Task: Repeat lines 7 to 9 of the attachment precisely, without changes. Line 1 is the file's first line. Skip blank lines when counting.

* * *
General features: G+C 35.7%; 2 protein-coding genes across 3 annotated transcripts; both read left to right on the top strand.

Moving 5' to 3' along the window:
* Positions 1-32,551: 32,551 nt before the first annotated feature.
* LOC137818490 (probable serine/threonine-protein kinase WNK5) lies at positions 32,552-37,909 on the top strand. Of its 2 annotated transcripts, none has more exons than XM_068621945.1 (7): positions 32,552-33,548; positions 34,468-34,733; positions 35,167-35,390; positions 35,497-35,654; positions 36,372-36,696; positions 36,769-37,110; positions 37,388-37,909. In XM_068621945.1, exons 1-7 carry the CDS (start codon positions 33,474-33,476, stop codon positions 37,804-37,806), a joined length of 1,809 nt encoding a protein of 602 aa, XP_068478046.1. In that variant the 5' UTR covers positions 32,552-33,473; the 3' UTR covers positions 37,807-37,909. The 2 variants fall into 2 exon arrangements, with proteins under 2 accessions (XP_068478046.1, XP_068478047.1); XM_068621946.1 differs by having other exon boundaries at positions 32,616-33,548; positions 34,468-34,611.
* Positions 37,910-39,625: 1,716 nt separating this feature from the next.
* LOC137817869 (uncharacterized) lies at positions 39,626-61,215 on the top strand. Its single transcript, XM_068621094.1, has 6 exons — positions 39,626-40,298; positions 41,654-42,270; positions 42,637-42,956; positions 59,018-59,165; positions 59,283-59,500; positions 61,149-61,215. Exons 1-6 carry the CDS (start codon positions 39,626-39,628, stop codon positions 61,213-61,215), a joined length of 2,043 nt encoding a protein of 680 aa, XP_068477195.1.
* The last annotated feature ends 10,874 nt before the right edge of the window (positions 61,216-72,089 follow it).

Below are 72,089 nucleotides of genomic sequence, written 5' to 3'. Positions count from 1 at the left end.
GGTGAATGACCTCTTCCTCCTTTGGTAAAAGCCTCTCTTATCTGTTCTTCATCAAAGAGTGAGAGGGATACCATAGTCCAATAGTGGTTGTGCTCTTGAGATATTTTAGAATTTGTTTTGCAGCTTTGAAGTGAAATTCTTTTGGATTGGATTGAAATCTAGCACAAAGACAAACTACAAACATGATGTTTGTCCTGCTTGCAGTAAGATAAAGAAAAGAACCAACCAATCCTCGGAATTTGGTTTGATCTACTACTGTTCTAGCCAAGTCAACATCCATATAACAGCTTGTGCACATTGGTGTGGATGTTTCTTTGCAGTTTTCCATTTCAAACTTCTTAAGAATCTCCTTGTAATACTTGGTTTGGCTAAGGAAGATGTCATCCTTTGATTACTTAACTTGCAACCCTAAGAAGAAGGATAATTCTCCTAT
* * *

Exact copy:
* The last annotated feature ends 10,874 nt before the right edge of the window (positions 61,216-72,089 follow it).

Below are 72,089 nucleotides of genomic sequence, written 5' to 3'. Positions count from 1 at the left end.
GGTGAATGACCTCTTCCTCCTTTGGTAAAAGCCTCTCTTATCTGTTCTTCATCAAAGAGTGAGAGGGATACCATAGTCCAATAGTGGTTGTGCTCTTGAGATATTTTAGAATTTGTTTTGCAGCTTTGAAGTGAAATTCTTTTGGATTGGATTGAAATCTAGCACAAAGACAAACTACAAACATGATGTTTGTCCTGCTTGCAGTAAGATAAAGAAAAGAACCAACCAATCCTCGGAATTTGGTTTGATCTACTACTGTTCTAGCCAAGTCAACATCCATATAACAGCTTGTGCACATTGGTGTGGATGTTTCTTTGCAGTTTTCCATTTCAAACTTCTTAAGAATCTCCTTGTAATACTTGGTTTGGCTAAGGAAGATGTCATCCTTTGATTACTTAACTTGCAACCCTAAGAAGAAGGATAATTCTCCTAT